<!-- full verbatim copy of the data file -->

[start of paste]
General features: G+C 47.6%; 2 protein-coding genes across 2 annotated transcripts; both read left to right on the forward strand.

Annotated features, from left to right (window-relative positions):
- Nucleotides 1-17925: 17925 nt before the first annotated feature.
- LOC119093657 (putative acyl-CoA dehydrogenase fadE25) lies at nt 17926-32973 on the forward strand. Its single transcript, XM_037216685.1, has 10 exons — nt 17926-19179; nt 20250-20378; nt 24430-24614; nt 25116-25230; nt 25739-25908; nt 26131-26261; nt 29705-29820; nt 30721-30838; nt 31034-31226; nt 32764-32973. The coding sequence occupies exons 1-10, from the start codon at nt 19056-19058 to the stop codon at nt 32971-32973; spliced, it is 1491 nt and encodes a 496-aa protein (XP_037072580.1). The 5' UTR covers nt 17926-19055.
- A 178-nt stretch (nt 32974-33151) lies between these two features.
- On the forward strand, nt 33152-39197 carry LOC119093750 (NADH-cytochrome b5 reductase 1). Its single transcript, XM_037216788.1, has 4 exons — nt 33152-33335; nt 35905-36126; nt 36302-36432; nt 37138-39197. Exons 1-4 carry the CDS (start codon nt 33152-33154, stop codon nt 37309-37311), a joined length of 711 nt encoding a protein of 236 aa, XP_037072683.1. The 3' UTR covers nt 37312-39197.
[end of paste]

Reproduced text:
General features: G+C 47.6%; 2 protein-coding genes across 2 annotated transcripts; both read left to right on the forward strand.

Annotated features, from left to right (window-relative positions):
- Nucleotides 1-17925: 17925 nt before the first annotated feature.
- LOC119093657 (putative acyl-CoA dehydrogenase fadE25) lies at nt 17926-32973 on the forward strand. Its single transcript, XM_037216685.1, has 10 exons — nt 17926-19179; nt 20250-20378; nt 24430-24614; nt 25116-25230; nt 25739-25908; nt 26131-26261; nt 29705-29820; nt 30721-30838; nt 31034-31226; nt 32764-32973. The coding sequence occupies exons 1-10, from the start codon at nt 19056-19058 to the stop codon at nt 32971-32973; spliced, it is 1491 nt and encodes a 496-aa protein (XP_037072580.1). The 5' UTR covers nt 17926-19055.
- A 178-nt stretch (nt 32974-33151) lies between these two features.
- On the forward strand, nt 33152-39197 carry LOC119093750 (NADH-cytochrome b5 reductase 1). Its single transcript, XM_037216788.1, has 4 exons — nt 33152-33335; nt 35905-36126; nt 36302-36432; nt 37138-39197. Exons 1-4 carry the CDS (start codon nt 33152-33154, stop codon nt 37309-37311), a joined length of 711 nt encoding a protein of 236 aa, XP_037072683.1. The 3' UTR covers nt 37312-39197.